Bombs, elections, and convictions on Egypt's path
Cairo (AsiaNews) - A bomb exploded yesterday in front of the Supreme Court in Cairo, killing two people and wounding nine. Police officers guarding the Court were the apparent objective of the attack. A day earlier, two civilians were killed in Aswan in an explosion in front of a police station. Yesterday five, homemade bombs blew up at various locations in the capital. There were casualties.
Since the ouster in July 2013 of Mohamed Morsi, Egypt's former Muslim Brotherhood-affiliated president, attacks have increased against police and the military targets, especially at the hands of Islamic fundamentalist groups linked to the Muslim Brotherhood and the Islamic State.
Abdel Fattah al-Sisi, the former general who became president in May 2014, has vowed to eradicate Islamist violence, but so far has had only limited success.
Although several people accuse him of using an iron fist against all opposition, most Egyptians see him, after many troubled years, as the saviour of Egypt and its economy.
Two days ago, al-Sisi's Janus-like image (as liberator and dictator) came to the fore again, when the Constitutional Court rejected the existing election law. This had the effect of postponing the upcoming March and May parliamentary elections. Egypt's last elected parliament was dissolved as unconstitutional in 2012.
Opponents criticise al-Sisi for the delay, although he did urge the Court to make the necessary amendments to enact a new law within a month. The existing law on electoral constituencies was declared unconstitutional because it did not guarantee fair representation.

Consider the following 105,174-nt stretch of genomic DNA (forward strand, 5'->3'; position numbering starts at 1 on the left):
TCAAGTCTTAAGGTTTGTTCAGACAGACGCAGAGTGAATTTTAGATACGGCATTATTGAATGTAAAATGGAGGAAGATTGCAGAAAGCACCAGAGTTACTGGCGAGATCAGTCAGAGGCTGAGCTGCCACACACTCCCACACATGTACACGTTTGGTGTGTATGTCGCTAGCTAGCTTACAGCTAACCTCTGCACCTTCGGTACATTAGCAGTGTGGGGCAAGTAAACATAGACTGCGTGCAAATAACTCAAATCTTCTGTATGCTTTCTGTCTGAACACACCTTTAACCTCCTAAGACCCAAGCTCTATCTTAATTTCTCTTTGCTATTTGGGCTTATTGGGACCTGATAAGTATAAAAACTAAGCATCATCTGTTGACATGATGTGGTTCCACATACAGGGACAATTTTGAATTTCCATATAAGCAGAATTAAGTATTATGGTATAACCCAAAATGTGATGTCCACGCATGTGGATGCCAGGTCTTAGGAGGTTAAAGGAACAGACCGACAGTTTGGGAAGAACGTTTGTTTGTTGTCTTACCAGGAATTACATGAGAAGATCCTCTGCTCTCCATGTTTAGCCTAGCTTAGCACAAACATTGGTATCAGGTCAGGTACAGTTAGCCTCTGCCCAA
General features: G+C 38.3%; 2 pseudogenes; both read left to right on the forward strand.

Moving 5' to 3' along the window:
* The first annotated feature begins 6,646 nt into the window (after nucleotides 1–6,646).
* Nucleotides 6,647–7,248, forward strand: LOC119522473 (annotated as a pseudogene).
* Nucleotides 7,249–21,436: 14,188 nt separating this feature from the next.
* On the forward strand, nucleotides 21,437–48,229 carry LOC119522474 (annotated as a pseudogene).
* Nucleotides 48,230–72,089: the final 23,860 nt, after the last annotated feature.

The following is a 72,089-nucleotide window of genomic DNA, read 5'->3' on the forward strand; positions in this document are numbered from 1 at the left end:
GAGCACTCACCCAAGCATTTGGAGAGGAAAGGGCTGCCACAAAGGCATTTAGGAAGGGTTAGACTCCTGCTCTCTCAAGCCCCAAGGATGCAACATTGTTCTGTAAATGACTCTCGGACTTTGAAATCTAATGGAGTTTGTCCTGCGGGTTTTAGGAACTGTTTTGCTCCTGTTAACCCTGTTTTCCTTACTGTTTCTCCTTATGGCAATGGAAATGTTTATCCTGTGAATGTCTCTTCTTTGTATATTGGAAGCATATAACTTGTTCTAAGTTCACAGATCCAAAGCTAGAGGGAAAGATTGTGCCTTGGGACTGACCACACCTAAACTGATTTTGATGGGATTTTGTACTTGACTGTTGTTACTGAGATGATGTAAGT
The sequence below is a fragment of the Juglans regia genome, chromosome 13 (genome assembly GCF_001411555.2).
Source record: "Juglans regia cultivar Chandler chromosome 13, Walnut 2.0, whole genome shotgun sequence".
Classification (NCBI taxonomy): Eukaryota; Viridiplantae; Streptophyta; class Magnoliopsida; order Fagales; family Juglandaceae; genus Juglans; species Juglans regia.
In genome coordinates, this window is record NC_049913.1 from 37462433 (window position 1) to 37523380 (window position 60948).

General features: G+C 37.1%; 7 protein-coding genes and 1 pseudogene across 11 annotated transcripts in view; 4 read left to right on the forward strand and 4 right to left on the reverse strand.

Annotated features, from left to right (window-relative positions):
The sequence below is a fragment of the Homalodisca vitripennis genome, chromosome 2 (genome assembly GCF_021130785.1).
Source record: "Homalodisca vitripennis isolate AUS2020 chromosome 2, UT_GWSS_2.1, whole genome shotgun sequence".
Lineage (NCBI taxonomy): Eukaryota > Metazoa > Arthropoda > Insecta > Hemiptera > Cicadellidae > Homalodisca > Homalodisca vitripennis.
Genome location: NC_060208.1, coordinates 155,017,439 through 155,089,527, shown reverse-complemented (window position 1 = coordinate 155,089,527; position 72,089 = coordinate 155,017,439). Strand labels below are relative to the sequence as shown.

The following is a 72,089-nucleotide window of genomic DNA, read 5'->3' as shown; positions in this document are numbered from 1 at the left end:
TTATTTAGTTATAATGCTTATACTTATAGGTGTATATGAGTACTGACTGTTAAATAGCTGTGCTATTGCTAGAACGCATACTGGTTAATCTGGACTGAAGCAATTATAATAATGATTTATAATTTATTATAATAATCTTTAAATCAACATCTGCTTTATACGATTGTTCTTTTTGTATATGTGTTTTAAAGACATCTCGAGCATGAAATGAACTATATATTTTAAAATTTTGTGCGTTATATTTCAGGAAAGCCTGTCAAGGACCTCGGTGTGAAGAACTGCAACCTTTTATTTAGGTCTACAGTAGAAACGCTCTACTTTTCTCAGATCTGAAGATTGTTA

Some 5,690 candidates are running for the 420 elected seats in the 567-member parliament, either as independent or on 19 party tickets. Two parties, 'For the Love of Egypt' alliance and the 'Republican Alliance of Social Forces' are openly backing al-Sisi even though the former general does not belong to any party.
Many editorial writers and observers think that the delay in the elections is a positive thing because it would ensure that the electoral process is more democratic.
Meanwhile, Egyptians seem to have well received the decision to uphold the death penalty inflicted on four members of the Muslim Brotherhood and the life sentence imposed on their spiritual leader Mohamed Badie. Their conviction, which was reached last December, was upheld by the Grand Mufti and then again by the Court.
The prisoners had been charged with murder, incitement to murder, attempted murder, weapons possession and association with armed gangs that terrorised people during the clashes that took place in June 2013 in front of the headquarters of the Muslim Brotherhood in Cairo, in which 12 demonstrators were killed and 91 wounded.
At the same time, public opinion is shocked by a court decision against protesters arrested in connection with the demonstrations on 25 January 2011 against Hosni Mubarak and on 30 June 2013 against Mohamed. The court handed prison sentences ranging between 5 and 15 years for breaking the law against public demonstrations. Well-known activists Alaa Abdel-Fattah and Ahmed Abdel-Rahman are among those sentenced.
Egyptians are divided between those who see protesters as troublemakers who broke the law and those who slam the sentences against protesters who were simply expressing their opposition to a violent police state.
Last week, President al-Sisi publicly acknowledged the harshness of the ruling and announced that he would exercise his right to pardon.
Meanwhile, the Bar Association two days ago called for justice in the killing of Karim Yahya, a lawyer who was mistreated and tortured at a Cairo police station.
Two police officers were arrested in connection with Yahya's death, but the Bar Association wants the Internal Affairs minister to be dismissed, the publication ban on the matter lifted as well as an impartial and unbiased trial.
In a press interview, Rev André Zaki, head of the Egyptian Evangelical Church and president of Egypt's 17-member Federation of Protestant Churches, expressed his faith in a better future for Egypt.
Increasingly, he noted that the Christian contribution in the anti-Mubarak and anti-Morsi revolutions is being recognised. Government attitudes towards the country's Christians are also changing. At the same time, the increased recognition of the role Christians play in the nation's life is going hand in hand with greater unity among Orthodox, Catholic and Protestant Churches.